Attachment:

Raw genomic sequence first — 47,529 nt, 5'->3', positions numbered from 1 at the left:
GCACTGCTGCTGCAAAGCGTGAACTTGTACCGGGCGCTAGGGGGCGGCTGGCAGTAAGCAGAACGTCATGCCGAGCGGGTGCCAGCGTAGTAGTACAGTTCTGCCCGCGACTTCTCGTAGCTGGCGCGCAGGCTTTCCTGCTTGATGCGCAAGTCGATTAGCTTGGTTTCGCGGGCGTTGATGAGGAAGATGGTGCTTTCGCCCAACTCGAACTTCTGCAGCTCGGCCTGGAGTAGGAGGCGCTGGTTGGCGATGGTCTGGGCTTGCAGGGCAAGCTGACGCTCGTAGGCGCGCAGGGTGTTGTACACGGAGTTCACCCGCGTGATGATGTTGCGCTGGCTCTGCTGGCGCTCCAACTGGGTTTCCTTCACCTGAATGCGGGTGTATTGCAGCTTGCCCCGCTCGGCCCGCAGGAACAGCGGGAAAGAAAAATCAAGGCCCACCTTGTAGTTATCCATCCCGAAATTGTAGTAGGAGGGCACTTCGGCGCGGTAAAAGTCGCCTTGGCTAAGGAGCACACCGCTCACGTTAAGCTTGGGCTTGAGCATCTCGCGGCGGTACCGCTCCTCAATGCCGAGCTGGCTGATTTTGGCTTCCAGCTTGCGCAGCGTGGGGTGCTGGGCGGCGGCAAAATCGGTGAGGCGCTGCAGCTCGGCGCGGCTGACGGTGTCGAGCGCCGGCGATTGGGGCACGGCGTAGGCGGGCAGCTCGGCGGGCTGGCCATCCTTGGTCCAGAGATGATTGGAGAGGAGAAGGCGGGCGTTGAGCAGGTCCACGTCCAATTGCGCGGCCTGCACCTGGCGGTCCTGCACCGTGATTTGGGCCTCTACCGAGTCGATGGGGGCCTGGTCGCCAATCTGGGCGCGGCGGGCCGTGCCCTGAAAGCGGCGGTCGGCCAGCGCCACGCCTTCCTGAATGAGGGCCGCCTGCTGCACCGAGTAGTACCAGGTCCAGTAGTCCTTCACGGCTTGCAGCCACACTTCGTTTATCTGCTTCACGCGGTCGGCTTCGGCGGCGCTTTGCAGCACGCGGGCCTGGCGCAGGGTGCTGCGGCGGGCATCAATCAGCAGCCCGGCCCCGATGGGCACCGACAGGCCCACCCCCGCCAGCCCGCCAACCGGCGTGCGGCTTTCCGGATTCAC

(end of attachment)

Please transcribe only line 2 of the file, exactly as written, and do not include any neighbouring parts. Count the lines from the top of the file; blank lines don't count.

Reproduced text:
GCACTGCTGCTGCAAAGCGTGAACTTGTACCGGGCGCTAGGGGGCGGCTGGCAGTAAGCAGAACGTCATGCCGAGCGGGTGCCAGCGTAGTAGTACAGTTCTGCCCGCGACTTCTCGTAGCTGGCGCGCAGGCTTTCCTGCTTGATGCGCAAGTCGATTAGCTTGGTTTCGCGGGCGTTGATGAGGAAGATGGTGCTTTCGCCCAACTCGAACTTCTGCAGCTCGGCCTGGAGTAGGAGGCGCTGGTTGGCGATGGTCTGGGCTTGCAGGGCAAGCTGACGCTCGTAGGCGCGCAGGGTGTTGTACACGGAGTTCACCCGCGTGATGATGTTGCGCTGGCTCTGCTGGCGCTCCAACTGGGTTTCCTTCACCTGAATGCGGGTGTATTGCAGCTTGCCCCGCTCGGCCCGCAGGAACAGCGGGAAAGAAAAATCAAGGCCCACCTTGTAGTTATCCATCCCGAAATTGTAGTAGGAGGGCACTTCGGCGCGGTAAAAGTCGCCTTGGCTAAGGAGCACACCGCTCACGTTAAGCTTGGGCTTGAGCATCTCGCGGCGGTACCGCTCCTCAATGCCGAGCTGGCTGATTTTGGCTTCCAGCTTGCGCAGCGTGGGGTGCTGGGCGGCGGCAAAATCGGTGAGGCGCTGCAGCTCGGCGCGGCTGACGGTGTCGAGCGCCGGCGATTGGGGCACGGCGTAGGCGGGCAGCTCGGCGGGCTGGCCATCCTTGGTCCAGAGATGATTGGAGAGGAGAAGGCGGGCGTTGAGCAGGTCCACGTCCAATTGCGCGGCCTGCACCTGGCGGTCCTGCACCGTGATTTGGGCCTCTACCGAGTCGATGGGGGCCTGGTCGCCAATCTGGGCGCGGCGGGCCGTGCCCTGAAAGCGGCGGTCGGCCAGCGCCACGCCTTCCTGAATGAGGGCCGCCTGCTGCACCGAGTAGTACCAGGTCCAGTAGTCCTTCACGGCTTGCAGCCACACTTCGTTTATCTGCTTCACGCGGTCGGCTTCGGCGGCGCTTTGCAGCACGCGGGCCTGGCGCAGGGTGCTGCGGCGGGCATCAATCAGCAGCCCGGCCCCGATGGGCACCGACAGGCCCACCCCCGCCAGCCCGCCAACCGGCGTGCGGCTTTCCGGATTCAC